As researchers and clinicians learn more about different genetic variants and their links to disease, parents like Hillary Savoie have to cope with changes in diagnosis for their children with genetic conditions, the Wall Street Journal reports.
The Journal writes that Savoie's daughter Esmé was born with seizures and other issues, and though initial rounds of genetic testing that targeted particular genes and then a microarray panel didn't uncover anything, later wider testing of seizure-linked genes noted a variant in PCDH19. But Esmé's symptoms didn't quite match those of other children with variants in that gene and exome sequencing instead implicated a variant in SCN8, it adds. Then, a new interpretation of that exome data downgraded Esmé's SCN8 variant and noted additional pathogenic or likely pathogenic variants in two other genes.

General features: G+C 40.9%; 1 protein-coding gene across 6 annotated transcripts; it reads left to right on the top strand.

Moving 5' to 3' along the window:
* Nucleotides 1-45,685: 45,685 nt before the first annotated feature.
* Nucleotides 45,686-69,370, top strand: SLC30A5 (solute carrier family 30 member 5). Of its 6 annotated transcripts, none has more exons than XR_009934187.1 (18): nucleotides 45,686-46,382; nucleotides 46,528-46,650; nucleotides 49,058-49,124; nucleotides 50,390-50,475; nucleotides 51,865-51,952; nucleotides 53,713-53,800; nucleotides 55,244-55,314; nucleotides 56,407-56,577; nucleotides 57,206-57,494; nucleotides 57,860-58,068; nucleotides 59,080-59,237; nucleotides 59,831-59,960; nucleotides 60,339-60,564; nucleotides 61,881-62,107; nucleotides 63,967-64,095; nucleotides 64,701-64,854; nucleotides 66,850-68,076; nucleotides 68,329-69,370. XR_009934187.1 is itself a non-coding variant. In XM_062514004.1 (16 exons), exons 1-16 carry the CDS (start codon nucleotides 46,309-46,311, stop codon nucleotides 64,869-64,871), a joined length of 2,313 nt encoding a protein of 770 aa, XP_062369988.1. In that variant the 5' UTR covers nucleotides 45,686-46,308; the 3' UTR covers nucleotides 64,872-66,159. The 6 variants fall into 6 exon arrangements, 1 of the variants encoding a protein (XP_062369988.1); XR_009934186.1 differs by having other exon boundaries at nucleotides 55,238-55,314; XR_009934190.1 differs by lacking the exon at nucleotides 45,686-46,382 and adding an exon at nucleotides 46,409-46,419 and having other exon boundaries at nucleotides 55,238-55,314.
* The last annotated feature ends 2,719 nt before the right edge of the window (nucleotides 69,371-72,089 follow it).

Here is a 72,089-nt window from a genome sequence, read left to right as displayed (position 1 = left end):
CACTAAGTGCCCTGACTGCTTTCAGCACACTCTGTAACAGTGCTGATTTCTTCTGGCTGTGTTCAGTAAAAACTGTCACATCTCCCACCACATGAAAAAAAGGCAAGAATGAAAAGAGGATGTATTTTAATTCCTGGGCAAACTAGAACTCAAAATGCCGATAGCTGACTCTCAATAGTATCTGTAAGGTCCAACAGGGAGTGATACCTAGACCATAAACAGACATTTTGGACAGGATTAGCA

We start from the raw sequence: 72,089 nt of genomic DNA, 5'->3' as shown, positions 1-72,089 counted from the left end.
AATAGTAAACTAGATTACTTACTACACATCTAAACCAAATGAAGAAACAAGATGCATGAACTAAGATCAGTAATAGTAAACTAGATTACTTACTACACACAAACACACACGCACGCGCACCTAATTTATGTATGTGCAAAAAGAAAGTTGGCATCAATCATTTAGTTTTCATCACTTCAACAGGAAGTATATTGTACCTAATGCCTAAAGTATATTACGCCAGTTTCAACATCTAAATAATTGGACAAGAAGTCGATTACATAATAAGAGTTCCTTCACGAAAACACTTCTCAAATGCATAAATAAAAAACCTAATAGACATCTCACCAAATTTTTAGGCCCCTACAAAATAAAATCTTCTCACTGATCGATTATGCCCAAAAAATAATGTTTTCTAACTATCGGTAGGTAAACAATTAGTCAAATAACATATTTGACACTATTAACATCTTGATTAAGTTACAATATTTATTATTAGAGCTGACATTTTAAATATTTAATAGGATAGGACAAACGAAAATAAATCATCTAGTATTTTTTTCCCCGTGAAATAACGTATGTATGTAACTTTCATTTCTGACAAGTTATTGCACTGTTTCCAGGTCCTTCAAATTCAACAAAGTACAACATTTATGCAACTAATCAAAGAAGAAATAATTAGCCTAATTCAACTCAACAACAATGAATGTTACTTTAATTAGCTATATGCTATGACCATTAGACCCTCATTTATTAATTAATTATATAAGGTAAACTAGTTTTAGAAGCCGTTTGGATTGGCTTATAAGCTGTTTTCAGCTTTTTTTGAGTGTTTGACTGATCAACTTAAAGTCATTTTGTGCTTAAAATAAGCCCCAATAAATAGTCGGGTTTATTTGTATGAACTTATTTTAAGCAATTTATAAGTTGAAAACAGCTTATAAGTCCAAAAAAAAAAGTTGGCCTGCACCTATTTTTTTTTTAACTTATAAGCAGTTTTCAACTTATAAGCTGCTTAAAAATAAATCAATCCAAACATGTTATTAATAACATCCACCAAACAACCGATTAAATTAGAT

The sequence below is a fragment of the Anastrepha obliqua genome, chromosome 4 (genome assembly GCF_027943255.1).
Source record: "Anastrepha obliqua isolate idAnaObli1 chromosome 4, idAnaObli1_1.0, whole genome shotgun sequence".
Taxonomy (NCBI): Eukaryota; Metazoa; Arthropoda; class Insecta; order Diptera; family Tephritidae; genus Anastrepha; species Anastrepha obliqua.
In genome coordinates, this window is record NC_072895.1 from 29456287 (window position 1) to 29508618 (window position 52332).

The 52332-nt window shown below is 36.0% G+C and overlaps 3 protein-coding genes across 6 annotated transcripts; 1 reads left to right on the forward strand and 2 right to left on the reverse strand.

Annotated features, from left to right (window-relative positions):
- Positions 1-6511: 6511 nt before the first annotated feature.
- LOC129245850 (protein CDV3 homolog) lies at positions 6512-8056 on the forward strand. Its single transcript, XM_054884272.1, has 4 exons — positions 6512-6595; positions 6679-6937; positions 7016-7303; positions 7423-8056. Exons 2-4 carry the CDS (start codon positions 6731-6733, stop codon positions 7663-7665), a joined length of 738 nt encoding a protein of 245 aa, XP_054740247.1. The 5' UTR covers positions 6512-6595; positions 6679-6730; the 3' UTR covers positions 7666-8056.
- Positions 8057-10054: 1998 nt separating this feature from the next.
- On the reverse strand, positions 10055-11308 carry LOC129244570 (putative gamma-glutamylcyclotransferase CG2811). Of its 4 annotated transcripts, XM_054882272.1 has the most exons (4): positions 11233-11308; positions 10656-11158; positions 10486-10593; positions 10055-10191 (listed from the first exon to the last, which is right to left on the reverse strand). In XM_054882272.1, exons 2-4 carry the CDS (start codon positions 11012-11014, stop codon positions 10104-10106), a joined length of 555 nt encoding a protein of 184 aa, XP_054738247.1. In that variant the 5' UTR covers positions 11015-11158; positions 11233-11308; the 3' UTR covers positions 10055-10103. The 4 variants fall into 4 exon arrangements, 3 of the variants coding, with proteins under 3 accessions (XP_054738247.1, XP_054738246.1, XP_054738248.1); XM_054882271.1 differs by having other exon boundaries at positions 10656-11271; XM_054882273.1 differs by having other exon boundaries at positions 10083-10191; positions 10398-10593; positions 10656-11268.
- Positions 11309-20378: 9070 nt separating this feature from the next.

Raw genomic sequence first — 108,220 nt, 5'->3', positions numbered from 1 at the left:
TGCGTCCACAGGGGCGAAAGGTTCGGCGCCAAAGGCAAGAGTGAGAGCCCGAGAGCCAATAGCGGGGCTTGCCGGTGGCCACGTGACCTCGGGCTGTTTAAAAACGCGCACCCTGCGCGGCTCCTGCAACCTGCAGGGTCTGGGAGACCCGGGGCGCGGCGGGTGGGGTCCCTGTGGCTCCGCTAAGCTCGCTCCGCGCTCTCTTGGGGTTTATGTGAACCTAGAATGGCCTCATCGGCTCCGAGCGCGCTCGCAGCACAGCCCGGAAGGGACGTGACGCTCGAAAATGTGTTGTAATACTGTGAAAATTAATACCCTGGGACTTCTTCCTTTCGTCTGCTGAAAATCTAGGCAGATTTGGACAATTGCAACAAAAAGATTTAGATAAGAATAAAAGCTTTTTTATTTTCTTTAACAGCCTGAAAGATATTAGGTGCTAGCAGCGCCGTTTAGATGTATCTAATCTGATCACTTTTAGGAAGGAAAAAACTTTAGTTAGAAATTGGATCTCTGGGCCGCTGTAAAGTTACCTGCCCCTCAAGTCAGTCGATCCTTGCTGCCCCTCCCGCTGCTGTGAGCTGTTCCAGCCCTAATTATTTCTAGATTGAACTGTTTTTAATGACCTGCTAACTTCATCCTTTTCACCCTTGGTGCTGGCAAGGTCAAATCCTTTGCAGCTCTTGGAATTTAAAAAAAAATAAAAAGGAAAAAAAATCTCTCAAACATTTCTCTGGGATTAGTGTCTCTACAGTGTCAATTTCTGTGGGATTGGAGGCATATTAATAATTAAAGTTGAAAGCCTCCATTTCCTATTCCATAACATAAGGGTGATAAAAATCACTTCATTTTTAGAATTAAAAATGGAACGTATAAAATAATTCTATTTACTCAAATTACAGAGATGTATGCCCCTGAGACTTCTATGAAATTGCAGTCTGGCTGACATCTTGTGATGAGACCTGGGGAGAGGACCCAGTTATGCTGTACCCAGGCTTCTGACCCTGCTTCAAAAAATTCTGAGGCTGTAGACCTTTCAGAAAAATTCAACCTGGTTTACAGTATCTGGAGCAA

This, the Journal reports, was wrenching for the Savoies as they had thrown themselves into these disease communities, built ties there, and worked to raise research funds for those gene variants.
"I tell all the families," Boston Children's Hospital's Annapurna Poduri says at the Journal, "this is what we know now, but it is going to change."